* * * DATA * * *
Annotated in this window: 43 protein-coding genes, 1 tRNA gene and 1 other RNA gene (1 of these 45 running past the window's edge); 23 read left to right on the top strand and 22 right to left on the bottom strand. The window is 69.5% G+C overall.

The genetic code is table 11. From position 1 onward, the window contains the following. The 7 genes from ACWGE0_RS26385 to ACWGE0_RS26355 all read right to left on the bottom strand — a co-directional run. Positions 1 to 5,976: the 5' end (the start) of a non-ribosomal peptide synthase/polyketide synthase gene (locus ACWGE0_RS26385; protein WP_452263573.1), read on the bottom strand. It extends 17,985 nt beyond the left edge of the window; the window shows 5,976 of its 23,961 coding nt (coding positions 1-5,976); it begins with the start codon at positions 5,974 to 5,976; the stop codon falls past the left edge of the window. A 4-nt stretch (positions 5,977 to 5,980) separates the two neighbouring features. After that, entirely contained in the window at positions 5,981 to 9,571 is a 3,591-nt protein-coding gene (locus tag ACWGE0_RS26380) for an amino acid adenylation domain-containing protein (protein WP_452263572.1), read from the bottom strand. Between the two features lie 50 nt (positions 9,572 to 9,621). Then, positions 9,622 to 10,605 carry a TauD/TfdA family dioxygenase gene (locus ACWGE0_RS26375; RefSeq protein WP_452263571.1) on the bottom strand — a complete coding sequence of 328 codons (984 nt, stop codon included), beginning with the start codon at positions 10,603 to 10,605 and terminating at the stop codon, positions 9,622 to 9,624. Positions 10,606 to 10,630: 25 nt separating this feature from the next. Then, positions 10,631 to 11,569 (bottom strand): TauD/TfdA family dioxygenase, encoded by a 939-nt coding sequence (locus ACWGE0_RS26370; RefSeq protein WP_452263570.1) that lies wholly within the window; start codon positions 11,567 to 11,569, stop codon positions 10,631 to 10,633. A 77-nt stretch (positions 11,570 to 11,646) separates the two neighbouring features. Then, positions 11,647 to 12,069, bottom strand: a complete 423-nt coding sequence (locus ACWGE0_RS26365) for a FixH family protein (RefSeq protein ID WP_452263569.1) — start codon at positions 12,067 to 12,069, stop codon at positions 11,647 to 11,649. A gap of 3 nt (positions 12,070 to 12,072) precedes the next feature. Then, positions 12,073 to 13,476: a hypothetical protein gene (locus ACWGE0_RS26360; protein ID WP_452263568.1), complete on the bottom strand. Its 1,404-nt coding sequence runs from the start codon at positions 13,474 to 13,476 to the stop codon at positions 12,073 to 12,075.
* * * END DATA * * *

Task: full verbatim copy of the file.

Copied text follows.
Annotated in this window: 43 protein-coding genes, 1 tRNA gene and 1 other RNA gene (1 of these 45 running past the window's edge); 23 read left to right on the top strand and 22 right to left on the bottom strand. The window is 69.5% G+C overall.

The genetic code is table 11. From position 1 onward, the window contains the following. The 7 genes from ACWGE0_RS26385 to ACWGE0_RS26355 all read right to left on the bottom strand — a co-directional run. Positions 1 to 5,976: the 5' end (the start) of a non-ribosomal peptide synthase/polyketide synthase gene (locus ACWGE0_RS26385; protein WP_452263573.1), read on the bottom strand. It extends 17,985 nt beyond the left edge of the window; the window shows 5,976 of its 23,961 coding nt (coding positions 1-5,976); it begins with the start codon at positions 5,974 to 5,976; the stop codon falls past the left edge of the window. A 4-nt stretch (positions 5,977 to 5,980) separates the two neighbouring features. After that, entirely contained in the window at positions 5,981 to 9,571 is a 3,591-nt protein-coding gene (locus tag ACWGE0_RS26380) for an amino acid adenylation domain-containing protein (protein WP_452263572.1), read from the bottom strand. Between the two features lie 50 nt (positions 9,572 to 9,621). Then, positions 9,622 to 10,605 carry a TauD/TfdA family dioxygenase gene (locus ACWGE0_RS26375; RefSeq protein WP_452263571.1) on the bottom strand — a complete coding sequence of 328 codons (984 nt, stop codon included), beginning with the start codon at positions 10,603 to 10,605 and terminating at the stop codon, positions 9,622 to 9,624. Positions 10,606 to 10,630: 25 nt separating this feature from the next. Then, positions 10,631 to 11,569 (bottom strand): TauD/TfdA family dioxygenase, encoded by a 939-nt coding sequence (locus ACWGE0_RS26370; RefSeq protein WP_452263570.1) that lies wholly within the window; start codon positions 11,567 to 11,569, stop codon positions 10,631 to 10,633. A 77-nt stretch (positions 11,570 to 11,646) separates the two neighbouring features. Then, positions 11,647 to 12,069, bottom strand: a complete 423-nt coding sequence (locus ACWGE0_RS26365) for a FixH family protein (RefSeq protein ID WP_452263569.1) — start codon at positions 12,067 to 12,069, stop codon at positions 11,647 to 11,649. A gap of 3 nt (positions 12,070 to 12,072) precedes the next feature. Then, positions 12,073 to 13,476: a hypothetical protein gene (locus ACWGE0_RS26360; protein ID WP_452263568.1), complete on the bottom strand. Its 1,404-nt coding sequence runs from the start codon at positions 13,474 to 13,476 to the stop codon at positions 12,073 to 12,075.